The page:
The number of newly registered overseas doctors who sat the licensing exam was no more than a few dozen each year for the past decade, peaking at 71 in 2015. Last year there were 52.
Saying it was not ideal to rely heavily on foreign manpower, David Lam added: “How do you know the number coming next year?”
The council is exploring whether to exempt foreign doctors from the internship if they pass the licensing exam after working under limited registration for a certain period.
Working conditions need fixing
Aside from these suggestions, some question whether the public sector needs to improve the working conditions for doctors.
“If you can’t retain your own people, how could you ask others to come and work for you?” Wong said.
A common bugbear is that doctors are expected to spend too much time attending meetings and doing administrative chores instead of attending to patients.
HKU medical school head Professor Gabriel Leung has called the authority too bureaucratic, and questioned whether its “culture of meetings” truly benefits patients.
Agreeing that excessive paperwork can be frustrating, Wong said: “A patient’s medical records can become as thick as one centimetre before they receive any medical treatment.”
He felt the management did not understand the needs of frontline staff, and added: “The desire to leave would not be that strong if management problems were solved.”
Shae pointed out that the practice of making doctors take on administrative roles also affected the delivery of clinical services.
“They might have recruited 10 more doctors, but at the same time they might have asked five current staff to take up administrative roles too,” he said.
The former PolyU scholar suggested freeing doctors from the burden of heavy administrative responsibilities, so they could return to practising medicine.
In other countries, he added, many hospital administrators are qualified people who are not doctors.
Should GPs do more?
One issue that comes up in the discussion of Hong Kong’s overcrowded public health care system is whether too many people go to hospital for treatment they ought to receive from general practitioners.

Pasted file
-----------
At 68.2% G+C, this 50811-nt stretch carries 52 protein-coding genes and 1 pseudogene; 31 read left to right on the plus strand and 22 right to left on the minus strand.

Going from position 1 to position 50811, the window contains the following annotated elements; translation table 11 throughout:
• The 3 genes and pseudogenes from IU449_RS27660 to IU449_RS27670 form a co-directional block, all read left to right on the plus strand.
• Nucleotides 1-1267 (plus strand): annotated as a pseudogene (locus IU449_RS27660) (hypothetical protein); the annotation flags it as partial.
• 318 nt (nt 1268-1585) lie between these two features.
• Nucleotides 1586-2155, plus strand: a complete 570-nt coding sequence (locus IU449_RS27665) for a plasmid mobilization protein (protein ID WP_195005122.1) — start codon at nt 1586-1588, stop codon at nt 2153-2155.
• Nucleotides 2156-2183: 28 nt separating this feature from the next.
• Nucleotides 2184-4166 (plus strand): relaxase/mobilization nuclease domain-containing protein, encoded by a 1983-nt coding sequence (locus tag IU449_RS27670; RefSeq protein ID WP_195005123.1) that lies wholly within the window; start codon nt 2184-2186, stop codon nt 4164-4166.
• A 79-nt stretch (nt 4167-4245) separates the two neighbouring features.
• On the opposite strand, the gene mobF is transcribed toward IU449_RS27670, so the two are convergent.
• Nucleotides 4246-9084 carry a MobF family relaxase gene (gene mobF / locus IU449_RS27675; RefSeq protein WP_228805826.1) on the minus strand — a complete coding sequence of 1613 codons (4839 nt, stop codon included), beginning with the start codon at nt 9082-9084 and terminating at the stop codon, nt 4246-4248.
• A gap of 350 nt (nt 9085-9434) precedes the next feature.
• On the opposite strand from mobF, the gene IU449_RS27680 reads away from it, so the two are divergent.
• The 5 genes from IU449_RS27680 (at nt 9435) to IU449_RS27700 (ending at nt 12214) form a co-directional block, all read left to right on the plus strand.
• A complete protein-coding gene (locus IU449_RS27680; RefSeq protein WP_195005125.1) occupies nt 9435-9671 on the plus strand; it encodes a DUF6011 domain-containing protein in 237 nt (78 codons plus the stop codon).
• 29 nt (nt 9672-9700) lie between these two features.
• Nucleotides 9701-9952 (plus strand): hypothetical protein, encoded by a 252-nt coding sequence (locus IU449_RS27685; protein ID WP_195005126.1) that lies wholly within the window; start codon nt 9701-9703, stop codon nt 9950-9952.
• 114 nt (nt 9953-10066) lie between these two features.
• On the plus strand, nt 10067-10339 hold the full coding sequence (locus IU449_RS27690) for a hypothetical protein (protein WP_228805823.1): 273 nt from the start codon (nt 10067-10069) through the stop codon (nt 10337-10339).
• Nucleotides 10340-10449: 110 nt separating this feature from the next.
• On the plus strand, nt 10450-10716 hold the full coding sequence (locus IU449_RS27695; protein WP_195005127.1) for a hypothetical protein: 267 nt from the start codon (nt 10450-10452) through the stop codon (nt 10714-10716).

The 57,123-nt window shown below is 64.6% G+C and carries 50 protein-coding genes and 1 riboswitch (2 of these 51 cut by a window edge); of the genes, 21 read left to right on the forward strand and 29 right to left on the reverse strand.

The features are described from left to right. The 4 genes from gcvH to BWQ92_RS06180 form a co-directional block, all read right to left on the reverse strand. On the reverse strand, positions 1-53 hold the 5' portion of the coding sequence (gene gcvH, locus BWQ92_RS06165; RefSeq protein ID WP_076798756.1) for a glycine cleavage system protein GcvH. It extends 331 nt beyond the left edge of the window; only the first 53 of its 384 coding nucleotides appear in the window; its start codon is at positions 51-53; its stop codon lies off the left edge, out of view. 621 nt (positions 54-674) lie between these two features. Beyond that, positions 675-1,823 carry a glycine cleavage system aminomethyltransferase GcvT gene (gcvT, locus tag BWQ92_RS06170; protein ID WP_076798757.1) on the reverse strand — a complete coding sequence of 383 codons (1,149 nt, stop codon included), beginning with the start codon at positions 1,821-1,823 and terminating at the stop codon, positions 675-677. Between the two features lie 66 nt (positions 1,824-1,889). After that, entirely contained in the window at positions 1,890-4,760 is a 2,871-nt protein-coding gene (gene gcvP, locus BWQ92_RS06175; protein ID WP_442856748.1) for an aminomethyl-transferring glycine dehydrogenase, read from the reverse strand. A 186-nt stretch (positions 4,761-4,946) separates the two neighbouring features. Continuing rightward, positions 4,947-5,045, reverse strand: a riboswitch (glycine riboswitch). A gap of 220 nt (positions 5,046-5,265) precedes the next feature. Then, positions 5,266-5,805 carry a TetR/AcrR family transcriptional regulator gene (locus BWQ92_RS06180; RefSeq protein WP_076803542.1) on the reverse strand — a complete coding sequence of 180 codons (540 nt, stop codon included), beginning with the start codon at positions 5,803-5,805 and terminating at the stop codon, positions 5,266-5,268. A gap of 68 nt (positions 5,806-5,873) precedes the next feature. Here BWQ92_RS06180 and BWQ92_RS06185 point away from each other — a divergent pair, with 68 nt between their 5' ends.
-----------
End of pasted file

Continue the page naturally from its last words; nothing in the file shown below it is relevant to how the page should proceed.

Many chronic health conditions, such as diabetes or heart problems, can be managed by the city’s primary health care system, but patients relied more on the authority’s specialist outpatient clinics.
Peter Yuen Pok-man, a Polytechnic University professor who researches health services management, pointed to a serious imbalance in resources between hospitals and the primary care system.
David Lam said Hong Kong had more than 3,000 general practitioners, and about half of them tend mostly to patients with colds or stomach problems, instead of seeing people with chronic ailments.
“If those doctors could help manage patients’ chronic illnesses, those patients would not need to visit the public hospitals all the time,” he said. “If there is a good management of chronic illnesses, there would also be much fewer complications.”
He said it is still not common for Hongkongers to see family doctors, and people tend to go to the accident and emergency departments of hospitals for minor illnesses that could be handled by a family doctor.
A report released by the Our Hong Kong Foundation think tank last year, pointed out that nearly half of public hospital admissions could be dealt with by GPs in the community.
Health minister Sophia Chan Siu-chee has said the government is open to any ideas for increasing health care staffing levels, especially in the public sector.
Calling for more public discussion and suggestions, Lam Ching-choi said he hoped the medical sector could come up with its own solutions.
“The government will only be able to proceed with the support of the doctors’ sector,” he said.